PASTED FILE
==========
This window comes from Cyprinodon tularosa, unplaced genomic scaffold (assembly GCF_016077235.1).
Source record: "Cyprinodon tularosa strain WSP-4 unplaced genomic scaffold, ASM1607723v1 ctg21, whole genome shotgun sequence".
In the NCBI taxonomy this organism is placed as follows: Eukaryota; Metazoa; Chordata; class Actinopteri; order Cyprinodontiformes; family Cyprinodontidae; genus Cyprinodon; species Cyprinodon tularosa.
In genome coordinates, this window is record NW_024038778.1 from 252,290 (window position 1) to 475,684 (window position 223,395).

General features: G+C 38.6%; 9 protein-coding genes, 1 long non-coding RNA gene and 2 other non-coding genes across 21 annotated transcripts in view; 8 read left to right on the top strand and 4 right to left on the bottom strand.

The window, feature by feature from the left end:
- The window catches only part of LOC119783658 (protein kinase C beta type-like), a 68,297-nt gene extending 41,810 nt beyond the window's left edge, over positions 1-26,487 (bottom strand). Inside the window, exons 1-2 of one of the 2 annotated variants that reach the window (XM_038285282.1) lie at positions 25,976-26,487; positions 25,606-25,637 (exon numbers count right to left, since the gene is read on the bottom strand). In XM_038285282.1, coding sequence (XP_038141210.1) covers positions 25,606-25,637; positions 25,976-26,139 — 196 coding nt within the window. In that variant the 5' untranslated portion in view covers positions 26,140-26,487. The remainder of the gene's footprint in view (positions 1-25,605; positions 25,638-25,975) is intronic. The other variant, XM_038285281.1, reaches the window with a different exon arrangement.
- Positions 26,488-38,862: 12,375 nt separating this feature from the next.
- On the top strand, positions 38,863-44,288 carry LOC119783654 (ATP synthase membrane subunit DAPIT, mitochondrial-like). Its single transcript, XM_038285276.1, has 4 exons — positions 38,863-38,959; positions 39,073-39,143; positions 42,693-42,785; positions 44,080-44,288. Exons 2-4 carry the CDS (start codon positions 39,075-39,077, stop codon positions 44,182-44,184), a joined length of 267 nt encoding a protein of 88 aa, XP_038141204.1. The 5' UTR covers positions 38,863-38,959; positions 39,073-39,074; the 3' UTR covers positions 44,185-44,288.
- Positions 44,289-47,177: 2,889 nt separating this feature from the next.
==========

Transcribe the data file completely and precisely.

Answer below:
This window comes from Cyprinodon tularosa, unplaced genomic scaffold (assembly GCF_016077235.1).
Source record: "Cyprinodon tularosa strain WSP-4 unplaced genomic scaffold, ASM1607723v1 ctg21, whole genome shotgun sequence".
In the NCBI taxonomy this organism is placed as follows: Eukaryota; Metazoa; Chordata; class Actinopteri; order Cyprinodontiformes; family Cyprinodontidae; genus Cyprinodon; species Cyprinodon tularosa.
In genome coordinates, this window is record NW_024038778.1 from 252,290 (window position 1) to 475,684 (window position 223,395).

General features: G+C 38.6%; 9 protein-coding genes, 1 long non-coding RNA gene and 2 other non-coding genes across 21 annotated transcripts in view; 8 read left to right on the top strand and 4 right to left on the bottom strand.

The window, feature by feature from the left end:
- The window catches only part of LOC119783658 (protein kinase C beta type-like), a 68,297-nt gene extending 41,810 nt beyond the window's left edge, over positions 1-26,487 (bottom strand). Inside the window, exons 1-2 of one of the 2 annotated variants that reach the window (XM_038285282.1) lie at positions 25,976-26,487; positions 25,606-25,637 (exon numbers count right to left, since the gene is read on the bottom strand). In XM_038285282.1, coding sequence (XP_038141210.1) covers positions 25,606-25,637; positions 25,976-26,139 — 196 coding nt within the window. In that variant the 5' untranslated portion in view covers positions 26,140-26,487. The remainder of the gene's footprint in view (positions 1-25,605; positions 25,638-25,975) is intronic. The other variant, XM_038285281.1, reaches the window with a different exon arrangement.
- Positions 26,488-38,862: 12,375 nt separating this feature from the next.
- On the top strand, positions 38,863-44,288 carry LOC119783654 (ATP synthase membrane subunit DAPIT, mitochondrial-like). Its single transcript, XM_038285276.1, has 4 exons — positions 38,863-38,959; positions 39,073-39,143; positions 42,693-42,785; positions 44,080-44,288. Exons 2-4 carry the CDS (start codon positions 39,075-39,077, stop codon positions 44,182-44,184), a joined length of 267 nt encoding a protein of 88 aa, XP_038141204.1. The 5' UTR covers positions 38,863-38,959; positions 39,073-39,074; the 3' UTR covers positions 44,185-44,288.
- Positions 44,289-47,177: 2,889 nt separating this feature from the next.